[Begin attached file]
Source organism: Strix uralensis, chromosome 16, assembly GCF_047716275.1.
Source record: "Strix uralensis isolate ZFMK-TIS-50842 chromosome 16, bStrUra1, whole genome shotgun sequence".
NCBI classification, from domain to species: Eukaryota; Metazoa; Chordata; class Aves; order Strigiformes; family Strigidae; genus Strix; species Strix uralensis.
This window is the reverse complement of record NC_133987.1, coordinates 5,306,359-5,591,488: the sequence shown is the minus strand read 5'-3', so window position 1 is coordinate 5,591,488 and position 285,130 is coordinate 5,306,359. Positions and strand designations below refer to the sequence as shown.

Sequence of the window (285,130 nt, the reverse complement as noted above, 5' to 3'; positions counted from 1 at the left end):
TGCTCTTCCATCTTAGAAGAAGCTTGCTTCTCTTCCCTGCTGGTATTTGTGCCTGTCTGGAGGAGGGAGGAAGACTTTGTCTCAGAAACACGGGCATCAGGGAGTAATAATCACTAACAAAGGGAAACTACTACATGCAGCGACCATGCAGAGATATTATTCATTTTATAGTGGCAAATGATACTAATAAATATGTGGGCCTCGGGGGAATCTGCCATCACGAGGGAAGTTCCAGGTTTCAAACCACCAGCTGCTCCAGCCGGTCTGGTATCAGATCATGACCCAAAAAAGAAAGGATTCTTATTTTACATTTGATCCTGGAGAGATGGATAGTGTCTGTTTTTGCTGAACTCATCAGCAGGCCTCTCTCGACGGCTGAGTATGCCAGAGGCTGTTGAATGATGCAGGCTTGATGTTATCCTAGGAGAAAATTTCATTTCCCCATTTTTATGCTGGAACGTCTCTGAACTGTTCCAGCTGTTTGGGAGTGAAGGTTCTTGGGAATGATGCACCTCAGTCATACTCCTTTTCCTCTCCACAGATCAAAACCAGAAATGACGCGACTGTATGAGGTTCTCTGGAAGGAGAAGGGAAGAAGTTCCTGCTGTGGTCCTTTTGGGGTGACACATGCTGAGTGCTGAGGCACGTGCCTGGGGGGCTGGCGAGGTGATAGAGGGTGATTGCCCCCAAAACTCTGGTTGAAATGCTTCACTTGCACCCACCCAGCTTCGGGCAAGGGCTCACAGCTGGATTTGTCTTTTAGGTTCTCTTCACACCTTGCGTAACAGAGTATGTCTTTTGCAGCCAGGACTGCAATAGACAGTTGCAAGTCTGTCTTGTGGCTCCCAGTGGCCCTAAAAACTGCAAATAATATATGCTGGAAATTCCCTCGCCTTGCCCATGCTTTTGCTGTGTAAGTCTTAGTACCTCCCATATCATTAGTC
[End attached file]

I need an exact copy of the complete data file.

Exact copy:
Source organism: Strix uralensis, chromosome 16, assembly GCF_047716275.1.
Source record: "Strix uralensis isolate ZFMK-TIS-50842 chromosome 16, bStrUra1, whole genome shotgun sequence".
NCBI classification, from domain to species: Eukaryota; Metazoa; Chordata; class Aves; order Strigiformes; family Strigidae; genus Strix; species Strix uralensis.
This window is the reverse complement of record NC_133987.1, coordinates 5,306,359-5,591,488: the sequence shown is the minus strand read 5'-3', so window position 1 is coordinate 5,591,488 and position 285,130 is coordinate 5,306,359. Positions and strand designations below refer to the sequence as shown.

Sequence of the window (285,130 nt, the reverse complement as noted above, 5' to 3'; positions counted from 1 at the left end):
TGCTCTTCCATCTTAGAAGAAGCTTGCTTCTCTTCCCTGCTGGTATTTGTGCCTGTCTGGAGGAGGGAGGAAGACTTTGTCTCAGAAACACGGGCATCAGGGAGTAATAATCACTAACAAAGGGAAACTACTACATGCAGCGACCATGCAGAGATATTATTCATTTTATAGTGGCAAATGATACTAATAAATATGTGGGCCTCGGGGGAATCTGCCATCACGAGGGAAGTTCCAGGTTTCAAACCACCAGCTGCTCCAGCCGGTCTGGTATCAGATCATGACCCAAAAAAGAAAGGATTCTTATTTTACATTTGATCCTGGAGAGATGGATAGTGTCTGTTTTTGCTGAACTCATCAGCAGGCCTCTCTCGACGGCTGAGTATGCCAGAGGCTGTTGAATGATGCAGGCTTGATGTTATCCTAGGAGAAAATTTCATTTCCCCATTTTTATGCTGGAACGTCTCTGAACTGTTCCAGCTGTTTGGGAGTGAAGGTTCTTGGGAATGATGCACCTCAGTCATACTCCTTTTCCTCTCCACAGATCAAAACCAGAAATGACGCGACTGTATGAGGTTCTCTGGAAGGAGAAGGGAAGAAGTTCCTGCTGTGGTCCTTTTGGGGTGACACATGCTGAGTGCTGAGGCACGTGCCTGGGGGGCTGGCGAGGTGATAGAGGGTGATTGCCCCCAAAACTCTGGTTGAAATGCTTCACTTGCACCCACCCAGCTTCGGGCAAGGGCTCACAGCTGGATTTGTCTTTTAGGTTCTCTTCACACCTTGCGTAACAGAGTATGTCTTTTGCAGCCAGGACTGCAATAGACAGTTGCAAGTCTGTCTTGTGGCTCCCAGTGGCCCTAAAAACTGCAAATAATATATGCTGGAAATTCCCTCGCCTTGCCCATGCTTTTGCTGTGTAAGTCTTAGTACCTCCCATATCATTAGTC